Major automaker Toyota Akio Toyoda received criticism from environmentalists following comments made regarding the future of electric vehicles (EVs), highlighting concerns from conservatives that the recent drive to ban internal combustion engines may be shortsighted.
In particular, the public pension funds of California and New York City used their Toyota stock to vote against Toyoda remaining as chair.
Toyoda courted controversy for stating that there was a “silent majority” among carmakers who wondered “whether EVs are really OK to have as a single option.”
“But they think it’s the trend so they can’t speak out loudly,” he said.
The auto giant’s leader said that electric vehicles are not the only way to achieve carbon-neutral results, citing the use of hybrids.
Toyota cast doubt on the idea that the United States would be able to convert most of its vehicle fleet to electric by the end of the decade.
Several American states have already pledged to ban the sale of new vehicles which use traditional fuels.
California announced last year that it would bar the purchase of gas and diesel cars starting in 2035.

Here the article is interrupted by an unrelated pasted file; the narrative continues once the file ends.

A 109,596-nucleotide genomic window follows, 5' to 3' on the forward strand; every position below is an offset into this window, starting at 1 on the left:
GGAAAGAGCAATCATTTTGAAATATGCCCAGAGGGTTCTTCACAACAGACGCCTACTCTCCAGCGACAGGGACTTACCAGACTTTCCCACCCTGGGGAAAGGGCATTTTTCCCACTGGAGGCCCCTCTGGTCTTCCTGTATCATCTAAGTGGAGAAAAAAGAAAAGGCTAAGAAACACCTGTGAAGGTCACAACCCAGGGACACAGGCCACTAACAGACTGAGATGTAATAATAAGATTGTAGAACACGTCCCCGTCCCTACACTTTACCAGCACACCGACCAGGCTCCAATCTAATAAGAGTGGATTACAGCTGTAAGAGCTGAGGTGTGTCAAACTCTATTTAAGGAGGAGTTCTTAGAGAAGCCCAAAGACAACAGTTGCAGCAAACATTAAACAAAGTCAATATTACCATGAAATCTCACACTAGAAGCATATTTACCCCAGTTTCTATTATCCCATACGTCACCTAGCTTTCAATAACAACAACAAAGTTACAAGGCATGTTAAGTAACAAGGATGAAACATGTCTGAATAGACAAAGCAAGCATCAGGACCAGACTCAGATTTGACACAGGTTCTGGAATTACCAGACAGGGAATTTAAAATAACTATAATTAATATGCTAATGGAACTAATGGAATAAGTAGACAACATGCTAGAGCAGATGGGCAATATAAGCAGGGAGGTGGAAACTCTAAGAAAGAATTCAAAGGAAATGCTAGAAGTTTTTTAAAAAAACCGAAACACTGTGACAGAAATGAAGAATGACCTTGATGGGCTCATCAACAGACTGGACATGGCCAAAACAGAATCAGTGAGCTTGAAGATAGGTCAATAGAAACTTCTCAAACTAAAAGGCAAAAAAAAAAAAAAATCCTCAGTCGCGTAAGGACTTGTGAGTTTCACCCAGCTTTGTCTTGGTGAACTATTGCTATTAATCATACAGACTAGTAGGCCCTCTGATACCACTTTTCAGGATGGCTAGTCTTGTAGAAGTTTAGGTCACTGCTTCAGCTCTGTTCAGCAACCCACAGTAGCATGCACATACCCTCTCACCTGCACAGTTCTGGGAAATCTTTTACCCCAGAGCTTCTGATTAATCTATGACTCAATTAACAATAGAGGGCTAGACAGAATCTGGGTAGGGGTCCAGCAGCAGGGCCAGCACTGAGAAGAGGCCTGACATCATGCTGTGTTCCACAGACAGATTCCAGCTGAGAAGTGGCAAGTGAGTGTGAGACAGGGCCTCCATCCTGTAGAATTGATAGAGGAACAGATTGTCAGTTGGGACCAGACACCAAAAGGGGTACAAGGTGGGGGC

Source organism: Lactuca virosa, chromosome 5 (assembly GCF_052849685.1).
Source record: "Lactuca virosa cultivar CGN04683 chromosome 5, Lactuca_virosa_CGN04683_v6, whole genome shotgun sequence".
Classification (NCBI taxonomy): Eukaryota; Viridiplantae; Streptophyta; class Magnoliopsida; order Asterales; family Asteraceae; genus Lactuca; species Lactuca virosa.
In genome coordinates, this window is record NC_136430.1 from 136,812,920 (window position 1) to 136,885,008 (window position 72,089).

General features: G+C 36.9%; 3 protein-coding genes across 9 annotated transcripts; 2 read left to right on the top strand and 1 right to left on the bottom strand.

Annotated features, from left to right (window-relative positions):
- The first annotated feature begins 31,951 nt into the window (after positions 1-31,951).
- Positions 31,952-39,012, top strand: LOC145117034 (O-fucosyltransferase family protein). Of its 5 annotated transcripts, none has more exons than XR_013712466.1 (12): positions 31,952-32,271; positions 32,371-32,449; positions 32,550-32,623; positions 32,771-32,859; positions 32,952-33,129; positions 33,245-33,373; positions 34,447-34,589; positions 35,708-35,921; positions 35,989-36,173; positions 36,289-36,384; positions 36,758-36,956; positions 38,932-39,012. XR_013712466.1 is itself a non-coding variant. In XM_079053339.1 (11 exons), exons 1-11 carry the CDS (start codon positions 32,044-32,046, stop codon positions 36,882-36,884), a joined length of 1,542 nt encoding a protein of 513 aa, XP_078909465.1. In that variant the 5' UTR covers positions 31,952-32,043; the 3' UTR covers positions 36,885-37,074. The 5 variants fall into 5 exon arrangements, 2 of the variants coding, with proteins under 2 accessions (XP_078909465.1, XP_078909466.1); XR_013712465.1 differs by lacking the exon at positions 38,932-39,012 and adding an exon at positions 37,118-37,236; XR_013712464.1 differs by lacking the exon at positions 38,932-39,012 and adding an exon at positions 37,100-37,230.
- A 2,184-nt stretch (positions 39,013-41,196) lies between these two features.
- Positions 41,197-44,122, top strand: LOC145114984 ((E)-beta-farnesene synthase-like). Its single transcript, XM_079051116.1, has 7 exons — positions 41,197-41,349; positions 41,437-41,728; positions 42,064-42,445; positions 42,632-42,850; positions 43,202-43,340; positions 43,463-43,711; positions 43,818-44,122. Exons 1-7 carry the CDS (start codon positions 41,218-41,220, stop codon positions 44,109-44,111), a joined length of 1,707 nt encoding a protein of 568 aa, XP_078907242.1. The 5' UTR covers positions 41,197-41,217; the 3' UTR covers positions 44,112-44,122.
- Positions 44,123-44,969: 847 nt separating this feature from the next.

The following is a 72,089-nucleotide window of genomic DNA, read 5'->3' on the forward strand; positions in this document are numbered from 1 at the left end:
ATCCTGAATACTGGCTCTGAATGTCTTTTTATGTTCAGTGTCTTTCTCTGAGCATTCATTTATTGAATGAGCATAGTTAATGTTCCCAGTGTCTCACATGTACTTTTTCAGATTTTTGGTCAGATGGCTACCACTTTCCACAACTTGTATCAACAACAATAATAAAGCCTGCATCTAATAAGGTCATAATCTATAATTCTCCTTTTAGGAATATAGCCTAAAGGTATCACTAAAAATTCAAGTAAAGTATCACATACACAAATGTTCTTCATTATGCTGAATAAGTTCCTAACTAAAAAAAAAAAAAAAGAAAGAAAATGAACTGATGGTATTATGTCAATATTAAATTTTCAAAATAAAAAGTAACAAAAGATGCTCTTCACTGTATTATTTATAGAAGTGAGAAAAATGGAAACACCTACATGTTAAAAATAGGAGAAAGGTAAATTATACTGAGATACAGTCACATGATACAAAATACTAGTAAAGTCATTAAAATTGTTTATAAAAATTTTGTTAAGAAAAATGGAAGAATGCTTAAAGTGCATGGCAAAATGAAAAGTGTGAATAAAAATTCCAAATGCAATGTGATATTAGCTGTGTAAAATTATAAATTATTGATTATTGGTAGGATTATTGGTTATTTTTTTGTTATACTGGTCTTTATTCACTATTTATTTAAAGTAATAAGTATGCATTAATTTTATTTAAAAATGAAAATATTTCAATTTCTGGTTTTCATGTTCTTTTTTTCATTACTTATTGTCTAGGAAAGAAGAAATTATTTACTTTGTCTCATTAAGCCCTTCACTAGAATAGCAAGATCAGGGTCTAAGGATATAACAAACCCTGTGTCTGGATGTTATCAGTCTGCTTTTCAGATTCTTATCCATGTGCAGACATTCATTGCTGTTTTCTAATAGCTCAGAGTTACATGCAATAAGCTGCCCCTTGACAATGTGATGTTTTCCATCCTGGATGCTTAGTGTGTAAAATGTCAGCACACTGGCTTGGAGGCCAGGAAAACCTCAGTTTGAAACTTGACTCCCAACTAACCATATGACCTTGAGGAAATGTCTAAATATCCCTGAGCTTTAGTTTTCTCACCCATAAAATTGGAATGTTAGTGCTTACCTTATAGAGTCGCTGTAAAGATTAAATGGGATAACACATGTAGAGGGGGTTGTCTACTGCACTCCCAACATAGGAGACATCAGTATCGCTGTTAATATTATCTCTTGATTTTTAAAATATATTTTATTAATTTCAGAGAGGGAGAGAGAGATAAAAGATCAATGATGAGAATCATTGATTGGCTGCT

The chair of the state air resources board said that the change would “essentially end vehicle emissions altogether.” As of last year, 16% of all new cars sold in the Golden State were zero-emission vehicles.
From @WSJopinion: Toyota CEO Akio Toyoda recently caused the climate lobby to blow a fuse by speaking a truth about battery electric vehicles that his fellow auto executives dare not, writes @AllysiaFinley https://t.co/61Tm82waKw
— The Wall Street Journal (@WSJ) December 27, 2022
California Gov. Gavin Newsom (D) said that the new policy was a “groundbreaking, world-leading plan.” The governor also discussed the state’s $10 billion commitment toward making it “easier and cheaper for all Californians to purchase electric cars.”
The Empire State announced a similar plan last year. New York Gov. Kathy Hochul (D) signed a bill into law that would eliminate the sale of many new traditionally-fueled vehicles by 2035.
The governor said that the “new law and regulation mark a critical milestone in our efforts and will further advance the transition to clean electric vehicles while helping to reduce emissions in communities that have been overburdened by pollution from cars and trucks for decades.”
The state will ban “new off-road vehicles and equipment” that are not zero emissions by 2035 and “new medium-duty and heavy-duty vehicles by 2045.”